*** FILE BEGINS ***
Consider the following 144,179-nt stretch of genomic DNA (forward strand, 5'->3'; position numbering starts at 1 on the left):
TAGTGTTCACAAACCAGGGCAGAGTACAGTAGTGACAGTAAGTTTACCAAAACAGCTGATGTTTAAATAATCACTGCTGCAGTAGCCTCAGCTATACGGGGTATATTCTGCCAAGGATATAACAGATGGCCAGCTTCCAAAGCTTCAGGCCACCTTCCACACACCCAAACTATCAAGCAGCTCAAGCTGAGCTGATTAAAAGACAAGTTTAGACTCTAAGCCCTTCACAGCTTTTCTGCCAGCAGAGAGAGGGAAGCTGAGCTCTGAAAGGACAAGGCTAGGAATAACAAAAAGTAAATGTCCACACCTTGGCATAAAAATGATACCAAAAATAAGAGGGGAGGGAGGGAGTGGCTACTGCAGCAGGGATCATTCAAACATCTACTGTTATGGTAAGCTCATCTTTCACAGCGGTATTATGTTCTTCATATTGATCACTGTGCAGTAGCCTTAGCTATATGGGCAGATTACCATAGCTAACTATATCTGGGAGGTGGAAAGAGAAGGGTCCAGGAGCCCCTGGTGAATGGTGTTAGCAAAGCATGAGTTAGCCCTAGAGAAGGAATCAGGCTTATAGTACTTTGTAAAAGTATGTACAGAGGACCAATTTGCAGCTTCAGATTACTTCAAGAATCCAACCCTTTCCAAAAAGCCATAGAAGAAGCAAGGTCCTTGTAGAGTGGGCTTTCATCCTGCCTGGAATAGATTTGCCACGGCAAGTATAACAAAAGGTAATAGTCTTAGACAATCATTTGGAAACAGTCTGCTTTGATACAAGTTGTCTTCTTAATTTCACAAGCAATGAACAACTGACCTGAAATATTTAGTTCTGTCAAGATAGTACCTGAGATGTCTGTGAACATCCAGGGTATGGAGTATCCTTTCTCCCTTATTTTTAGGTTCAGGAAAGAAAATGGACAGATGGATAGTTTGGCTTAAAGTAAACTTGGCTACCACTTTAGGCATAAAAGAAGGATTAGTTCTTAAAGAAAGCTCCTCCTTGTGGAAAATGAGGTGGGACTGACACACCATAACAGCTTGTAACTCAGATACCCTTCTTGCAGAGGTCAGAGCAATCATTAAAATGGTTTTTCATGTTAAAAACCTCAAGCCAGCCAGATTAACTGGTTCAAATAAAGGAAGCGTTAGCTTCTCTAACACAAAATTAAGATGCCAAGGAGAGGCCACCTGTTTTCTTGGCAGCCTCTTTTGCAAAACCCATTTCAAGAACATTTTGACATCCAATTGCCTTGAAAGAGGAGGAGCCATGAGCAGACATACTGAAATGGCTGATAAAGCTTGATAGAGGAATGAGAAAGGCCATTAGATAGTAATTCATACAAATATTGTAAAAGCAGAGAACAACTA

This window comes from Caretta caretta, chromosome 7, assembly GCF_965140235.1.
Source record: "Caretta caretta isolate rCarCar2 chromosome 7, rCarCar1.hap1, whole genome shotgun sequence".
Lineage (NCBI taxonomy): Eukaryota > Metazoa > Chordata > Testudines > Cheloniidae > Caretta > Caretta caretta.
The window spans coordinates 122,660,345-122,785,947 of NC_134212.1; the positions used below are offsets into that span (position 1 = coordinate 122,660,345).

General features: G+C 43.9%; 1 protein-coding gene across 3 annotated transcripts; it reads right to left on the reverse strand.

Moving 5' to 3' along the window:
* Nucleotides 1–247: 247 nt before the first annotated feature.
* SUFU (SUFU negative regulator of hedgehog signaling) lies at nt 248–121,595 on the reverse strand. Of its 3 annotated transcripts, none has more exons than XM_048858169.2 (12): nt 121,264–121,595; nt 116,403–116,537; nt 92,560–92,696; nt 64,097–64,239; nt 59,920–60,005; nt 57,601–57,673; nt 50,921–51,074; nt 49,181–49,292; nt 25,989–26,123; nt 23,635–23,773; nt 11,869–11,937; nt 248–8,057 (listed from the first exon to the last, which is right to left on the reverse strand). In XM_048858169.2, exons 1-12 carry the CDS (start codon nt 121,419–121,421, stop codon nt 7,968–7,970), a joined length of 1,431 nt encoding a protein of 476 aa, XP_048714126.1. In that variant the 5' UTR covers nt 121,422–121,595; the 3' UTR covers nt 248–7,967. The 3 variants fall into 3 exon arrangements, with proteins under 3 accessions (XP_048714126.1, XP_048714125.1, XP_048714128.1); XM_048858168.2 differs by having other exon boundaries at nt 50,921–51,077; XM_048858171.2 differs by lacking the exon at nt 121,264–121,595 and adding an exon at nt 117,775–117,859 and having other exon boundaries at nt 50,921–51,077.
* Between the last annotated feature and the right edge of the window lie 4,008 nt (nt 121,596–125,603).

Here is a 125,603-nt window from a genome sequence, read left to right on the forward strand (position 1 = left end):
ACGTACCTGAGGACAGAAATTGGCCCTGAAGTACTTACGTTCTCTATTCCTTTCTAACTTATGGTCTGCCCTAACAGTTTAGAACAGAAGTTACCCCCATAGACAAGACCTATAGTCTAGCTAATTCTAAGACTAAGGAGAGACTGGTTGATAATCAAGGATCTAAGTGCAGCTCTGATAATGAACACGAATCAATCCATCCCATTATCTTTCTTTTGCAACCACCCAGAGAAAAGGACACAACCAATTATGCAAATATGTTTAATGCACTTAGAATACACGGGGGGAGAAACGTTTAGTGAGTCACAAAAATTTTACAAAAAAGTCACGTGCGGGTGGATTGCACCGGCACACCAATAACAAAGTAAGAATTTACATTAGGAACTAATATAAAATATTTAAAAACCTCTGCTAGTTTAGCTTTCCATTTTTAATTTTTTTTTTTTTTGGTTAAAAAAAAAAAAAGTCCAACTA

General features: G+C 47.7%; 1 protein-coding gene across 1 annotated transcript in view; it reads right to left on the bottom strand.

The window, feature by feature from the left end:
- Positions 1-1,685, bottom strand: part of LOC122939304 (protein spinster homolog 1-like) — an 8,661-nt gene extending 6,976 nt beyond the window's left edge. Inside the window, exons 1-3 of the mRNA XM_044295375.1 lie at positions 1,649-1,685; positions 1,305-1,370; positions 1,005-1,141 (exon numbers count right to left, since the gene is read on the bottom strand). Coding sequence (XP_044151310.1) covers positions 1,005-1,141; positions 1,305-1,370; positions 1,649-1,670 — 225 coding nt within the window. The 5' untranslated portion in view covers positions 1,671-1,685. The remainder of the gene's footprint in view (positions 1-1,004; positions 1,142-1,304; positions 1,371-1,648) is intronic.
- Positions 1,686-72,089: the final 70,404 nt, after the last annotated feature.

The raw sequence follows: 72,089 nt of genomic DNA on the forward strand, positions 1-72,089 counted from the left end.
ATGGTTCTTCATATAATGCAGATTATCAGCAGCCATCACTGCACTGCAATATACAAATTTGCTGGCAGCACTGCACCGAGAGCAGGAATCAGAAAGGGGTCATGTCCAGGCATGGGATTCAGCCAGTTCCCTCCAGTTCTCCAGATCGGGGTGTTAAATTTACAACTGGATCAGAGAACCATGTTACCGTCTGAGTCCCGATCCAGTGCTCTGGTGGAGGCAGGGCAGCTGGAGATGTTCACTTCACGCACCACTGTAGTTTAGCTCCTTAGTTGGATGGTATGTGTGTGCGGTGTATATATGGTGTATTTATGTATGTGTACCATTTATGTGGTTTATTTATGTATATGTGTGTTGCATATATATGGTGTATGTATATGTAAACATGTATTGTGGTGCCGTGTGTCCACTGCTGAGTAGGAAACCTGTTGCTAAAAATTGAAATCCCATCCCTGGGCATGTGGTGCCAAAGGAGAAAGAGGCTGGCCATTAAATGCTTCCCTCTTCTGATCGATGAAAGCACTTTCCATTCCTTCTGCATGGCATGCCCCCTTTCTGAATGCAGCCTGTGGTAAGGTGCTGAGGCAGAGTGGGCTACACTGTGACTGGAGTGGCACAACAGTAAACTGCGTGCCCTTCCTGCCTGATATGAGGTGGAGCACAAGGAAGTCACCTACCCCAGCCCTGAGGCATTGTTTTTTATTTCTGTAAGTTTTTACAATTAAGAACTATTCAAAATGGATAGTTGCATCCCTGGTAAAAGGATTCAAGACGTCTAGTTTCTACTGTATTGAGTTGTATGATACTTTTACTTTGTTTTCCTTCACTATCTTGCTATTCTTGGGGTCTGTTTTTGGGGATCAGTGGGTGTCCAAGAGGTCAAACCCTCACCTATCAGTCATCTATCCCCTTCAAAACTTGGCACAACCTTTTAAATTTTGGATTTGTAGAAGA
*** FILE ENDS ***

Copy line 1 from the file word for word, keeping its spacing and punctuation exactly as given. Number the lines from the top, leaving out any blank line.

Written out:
Consider the following 144,179-nt stretch of genomic DNA (forward strand, 5'->3'; position numbering starts at 1 on the left):